What do you get when you mix the tale of Romeo and Juliet with a touch of Twelfth Night’s Viola, and then the story of Shakespeare himself? A smorgasbord of laughs, tears, and exploding ovaries. Directed by Declan Donnellan, Stratford Festival’s North American premiere of Shakespeare in Love is a witty, and surprisingly touching, performance.

Shannon Taylor as Viola de Lesseps. Photography by David Hou.

Shannon Taylor as Viola de Lesseps. Photography by David Hou.

Many will have seen the 1998 movie of the same name (written by Marc Norman and Tom Stoppard) that Lee Hall has adapted into this stage play. As does the film, Shakespeare in Love tells the story of the Bard himself at the moment that he is commissioned to write a comedic play involving pirates and dogs. That play transforms from Romeo and Ethel, the Pirate’s Daughter, into what we all know today as Romeo and Juliet, as Shakespeare (Luke Humphrey) falls in love with a woman that he cannot hope to have forever. Viola de Lesseps (Shannon Taylor) is from the upper classes and would do anything to be a player in the theatre, except that women are not allowed onstage. She dresses up as a boy to audition and lands herself the lead role of Romeo. Eventually Will discovers the truth and just like the title characters of his famous tragedy, the pair fall in love but must keep their romance a secret, as she is engaged to be married.

The dialogue is full of clever references to Shakespeare’s famous romantic tragedy, as when Viola and Will spend their first night together and they have a conversation very similar to that play’s “Twas the nightingale and not the lark” scene. Going into this play with a solid knowledge of Romeo and Juliet would be helpful in understanding the references, but it’s by no means necessary.

Saamer Husmani (right) and Members of the company. Photography by David Hou.

Saamer Usmani (right) and Members of the company. Photography by David Hou.

The ensemble is one of the most enjoyable parts of this show, and through all their scenes and transitions, the heightened energy is evident. Although the dialogue is sometimes difficult to catch, with actors muffling their lines and using sometimes inconsistent accents, each performer is deeply committed to their character’s arc. Saamer Usmani in particular had me swooning over his portrayal of Christopher Marlowe, performed with confidence and swagger (cue the exploding ovaries mentioned earlier!). Taylor and Humphrey are also standouts as the lovers. Not only are they remarkable with the text and comedy within the show, the chemistry between them is earth-shattering.

There are certainly some marginal directorial choices, such as the unclear status of onstage spectatorship. When, within the production’s frame, the theatre company stages a play, some characters serve as its audience; it’s hard to understand why those same characters then also serve as the audience for scenes that are supposed to be taking place in secrecy, including very intimate ones. This dulls the effect of those scenes and makes it difficult to decipher what is actually meant to be understood as a performance. Music is another questionable: while at times it meshes well with the onstage action, there were moments that it feels out of place and forced. There is one moment that a note is held so long, it felt like searching for laughs — unnecessary in a play that calls itself a comedy.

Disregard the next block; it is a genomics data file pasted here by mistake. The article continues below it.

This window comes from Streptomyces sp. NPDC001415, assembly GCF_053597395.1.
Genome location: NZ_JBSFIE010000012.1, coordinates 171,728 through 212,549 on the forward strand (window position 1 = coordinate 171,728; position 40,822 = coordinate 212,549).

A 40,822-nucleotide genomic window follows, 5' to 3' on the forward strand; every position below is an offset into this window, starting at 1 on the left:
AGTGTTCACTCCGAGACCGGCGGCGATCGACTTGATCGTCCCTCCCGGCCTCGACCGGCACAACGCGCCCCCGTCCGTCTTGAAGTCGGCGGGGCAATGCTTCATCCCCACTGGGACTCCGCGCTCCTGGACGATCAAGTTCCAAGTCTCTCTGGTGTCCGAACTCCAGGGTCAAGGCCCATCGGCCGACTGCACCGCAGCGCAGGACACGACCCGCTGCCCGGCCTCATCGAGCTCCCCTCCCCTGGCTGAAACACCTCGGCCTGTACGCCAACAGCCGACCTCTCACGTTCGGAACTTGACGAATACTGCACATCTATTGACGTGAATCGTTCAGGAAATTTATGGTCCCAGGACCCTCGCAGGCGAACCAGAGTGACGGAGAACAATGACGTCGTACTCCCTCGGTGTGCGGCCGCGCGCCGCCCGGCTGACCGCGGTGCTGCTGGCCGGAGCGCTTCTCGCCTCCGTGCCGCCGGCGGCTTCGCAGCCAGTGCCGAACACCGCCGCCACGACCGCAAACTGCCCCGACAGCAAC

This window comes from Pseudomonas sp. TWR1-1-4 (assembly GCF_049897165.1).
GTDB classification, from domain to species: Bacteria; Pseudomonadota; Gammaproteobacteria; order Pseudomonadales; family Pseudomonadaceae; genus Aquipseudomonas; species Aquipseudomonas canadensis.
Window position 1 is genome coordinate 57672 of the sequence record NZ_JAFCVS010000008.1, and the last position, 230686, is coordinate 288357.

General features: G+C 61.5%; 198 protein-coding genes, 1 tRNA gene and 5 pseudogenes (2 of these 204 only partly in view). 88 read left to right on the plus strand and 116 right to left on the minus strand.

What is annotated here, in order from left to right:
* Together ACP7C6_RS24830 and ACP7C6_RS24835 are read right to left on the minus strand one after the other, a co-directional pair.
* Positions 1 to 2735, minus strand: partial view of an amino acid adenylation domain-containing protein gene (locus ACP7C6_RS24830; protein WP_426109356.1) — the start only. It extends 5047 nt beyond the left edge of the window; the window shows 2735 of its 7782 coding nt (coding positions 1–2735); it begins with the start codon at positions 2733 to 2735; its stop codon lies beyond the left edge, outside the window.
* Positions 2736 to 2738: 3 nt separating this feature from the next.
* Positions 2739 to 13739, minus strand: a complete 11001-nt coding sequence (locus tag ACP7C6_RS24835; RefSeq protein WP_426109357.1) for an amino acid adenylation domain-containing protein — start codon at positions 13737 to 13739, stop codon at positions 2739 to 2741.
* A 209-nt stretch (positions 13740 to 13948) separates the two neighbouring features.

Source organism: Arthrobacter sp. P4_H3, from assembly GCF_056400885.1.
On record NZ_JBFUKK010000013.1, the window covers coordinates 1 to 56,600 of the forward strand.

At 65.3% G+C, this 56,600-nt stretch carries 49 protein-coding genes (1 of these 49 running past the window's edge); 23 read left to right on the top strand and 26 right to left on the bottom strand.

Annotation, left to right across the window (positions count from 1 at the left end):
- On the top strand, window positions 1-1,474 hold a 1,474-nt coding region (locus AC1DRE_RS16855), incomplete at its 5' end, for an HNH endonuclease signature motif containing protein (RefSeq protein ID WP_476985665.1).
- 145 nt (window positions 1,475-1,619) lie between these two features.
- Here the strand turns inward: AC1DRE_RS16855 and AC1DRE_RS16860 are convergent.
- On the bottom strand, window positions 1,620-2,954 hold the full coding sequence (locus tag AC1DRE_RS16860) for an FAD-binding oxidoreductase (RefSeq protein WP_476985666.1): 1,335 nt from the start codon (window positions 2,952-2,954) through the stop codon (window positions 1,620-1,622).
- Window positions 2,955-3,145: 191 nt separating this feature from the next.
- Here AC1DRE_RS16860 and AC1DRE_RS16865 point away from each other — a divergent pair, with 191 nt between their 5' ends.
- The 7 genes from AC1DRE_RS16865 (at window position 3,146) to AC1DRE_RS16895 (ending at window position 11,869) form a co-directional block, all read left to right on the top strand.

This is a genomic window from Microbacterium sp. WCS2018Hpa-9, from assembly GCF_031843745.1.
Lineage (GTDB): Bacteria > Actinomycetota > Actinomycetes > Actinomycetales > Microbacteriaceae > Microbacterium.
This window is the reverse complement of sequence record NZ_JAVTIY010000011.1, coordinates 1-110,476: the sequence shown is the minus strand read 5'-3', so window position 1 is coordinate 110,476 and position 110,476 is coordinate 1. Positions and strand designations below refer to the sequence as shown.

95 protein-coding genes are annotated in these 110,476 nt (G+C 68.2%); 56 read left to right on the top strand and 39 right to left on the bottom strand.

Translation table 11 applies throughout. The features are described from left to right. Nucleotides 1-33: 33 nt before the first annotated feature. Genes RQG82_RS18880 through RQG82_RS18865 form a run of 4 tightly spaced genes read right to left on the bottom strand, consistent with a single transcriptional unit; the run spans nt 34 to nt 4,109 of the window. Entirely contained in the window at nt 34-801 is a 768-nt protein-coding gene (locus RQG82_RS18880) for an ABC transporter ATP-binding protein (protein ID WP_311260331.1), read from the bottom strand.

Viola de Lesseps (Shannon Taylor) and Will Shakespeare (Luke Humphrey). Photography by David Hou.

Viola de Lesseps (Shannon Taylor) and Will Shakespeare (Luke Humphrey). Photography by David Hou.

Kudos must be given to the designer, Nick Ormerod, for painting a stunning picture onstage. The set is made out of wood, and has two bridges on top of one another spanning the length of the stage. There is a gap in the middle of the structure used as the stage for Romeo and Juliet and multiple entrances and exits, and little nooks where the ensemble stands to watch the action. The set moves forward and back to create the illusion of onstage and backstage, which is extremely clever and helps provide clarity for the audience.

Shakespeare in Love is without a doubt an entertaining afternoon at the theatre. As Will asks us in the beginning of this show, “Shall I compare thee to a summer’s day?” My answer would be a resounding yes for this production — with only a few clouds here and there.

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One Comment

  1. D Mulholland / February 3, 2021 at 3:35 pm /Reply

    This was another 2016 hit that I loved. Apart from the main story, the Stratford surprise bit that made me giggle the most though was the largely grey and thinning haired crowd’s reaction to a very brief moment when it was clear that Mr. William Shakespeare was indeed naked on stage (bum view only folks). In the play the scandal was the inclusion of a woman in the cast – just imagine, how could it be allowed, close the theatre! In 2016 Stratford though, there was an audible gasp from the “mature” audience when a little, umm “flash back” was observed. Scandalous! Hilarious actually.

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